It turns out that Citrix Systems, which last week began moving into its new offices near downtown Raleigh, under-promised and over-delivered on the number of local jobs it would create.
When the publicly traded business software company announced in the summer of 2012 that it would expand its Triangle operations, it committed to having nearly 470 workers here. That commitment, which made it eligible for state and local incentives worth more than $9 million, included 130 workers it already employed here plus 337 workers it planned to hire over five years.
But today, a little more than two years after that announcement, Florida-based Citrix is in the process of moving about 580 workers into its new 170,000 square-foot offices at the corner of West and Hargett streets.
“In just the last couple of months, I think we have probably hired 40 or 50 people,” Jesse Lipson, vice president of Citrix’s cloud documents business, said in an interview.
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And the new hires keep on coming. Citrix, whose software enables a company’s employees to work from anywhere online, currently has 30 open positions that it’s trying to fill locally.
The upshot is that the first three floors of the company’s new offices are approaching capacity. Fortunately, a fourth floor – which wasn’t in the original design – has been added and will be ready for occupancy in about six months. That will enable Citrix to employ about 800 workers at the site, Lipson said.
Lipson said the growth in Raleigh was driven in part by better-than-projected sales of Citrix ShareFile, software that enables businesses to share files confidentially over the Internet. Citrix established a presence in the Triangle in 2011 when it acquired ShareFile, a company founded and headed by Lipson, for $54 million.
Lipson’s cloud documents division posted a 60 percent jump in revenue in the second quarter.
“This business continues to scale up well,” David Henshall, Citrix’s chief financial officer, said during a conference call about the company’s second-quarter results.
Another factor in the company’s burgeoning employee base here, said Lipson, is that executives of other Citrix divisions have discovered during visits to Raleigh that the region is a great place “to attract high-talent employees at a reasonable salary compared to many other areas in the country.”
Consequently, Lipson estimates that 50 to 75 of the employees working in Raleigh today are in other divisions.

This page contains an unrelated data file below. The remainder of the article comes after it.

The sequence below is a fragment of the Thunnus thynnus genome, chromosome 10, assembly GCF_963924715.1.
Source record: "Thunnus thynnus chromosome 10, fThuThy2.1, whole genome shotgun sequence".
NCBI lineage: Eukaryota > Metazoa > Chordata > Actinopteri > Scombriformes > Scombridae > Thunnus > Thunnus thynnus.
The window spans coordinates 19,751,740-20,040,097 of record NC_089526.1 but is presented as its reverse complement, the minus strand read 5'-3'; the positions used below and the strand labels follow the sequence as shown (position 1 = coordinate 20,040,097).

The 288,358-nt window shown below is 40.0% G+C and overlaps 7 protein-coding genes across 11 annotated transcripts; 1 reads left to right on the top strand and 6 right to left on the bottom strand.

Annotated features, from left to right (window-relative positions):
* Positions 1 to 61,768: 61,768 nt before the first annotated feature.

Although the Raleigh office was originally designated as a divisional headquarters, that’s no longer the case.
“Rather, it’ll be an office for employees of all divisions,” spokeswoman Lori Shen wrote in an email.
Lipson said that although the ShareFile product faces intense competition from companies such as Dropbox, Google and Microsoft, it’s been able to prosper thanks to its humble beginnings as a penny-pinching startup.
“Because we started as a bootstrapped company – we never raised venture capital – it forced us to be really strategic early on,” he said. “Because we couldn’t just outspend our competition.”
As a result, “we only targeted businesses. We didn’t target consumers. We only targeted certain industries where we thought we could win,” Lipson added. “It actually put us a few steps ahead of a lot of competitors.”
Today ShareFile is a highly rated product that is very important for Citrix, said Robert W. Baird & Co. analyst Steven Ashley.
“It’s a product they are committing resources to,” he added.
In particular, ShareFile is a key component of Citrix’s efforts in mobile device management, which enables businesses to manage their employees’ mobile devices and thereby lower support costs while at the same time upgrading security.
“What Citrix is trying to do is to offer more of a Happy Meal, rather than just a hamburger” with regards to mobile device management, Ashley said. “I called it a Happy Meal because they are going to throw into the box other things, the most prominent and most important of which is ShareFile.”
Including ShareFile in its offering enables corporate information technology departments to maintain control of company documents that are in the cloud, he said. ShareFile management sees that as a differentiating feature.
Overall, said Ashley, Citrix is “quite healthy, quite profitable.” Revenue over the first half of the year totaled $1.53 billion, up 9 percent from a year ago.
Citrix shares closed Monday at $71.65, down 32 cents.
The stock is up 13 percent this year.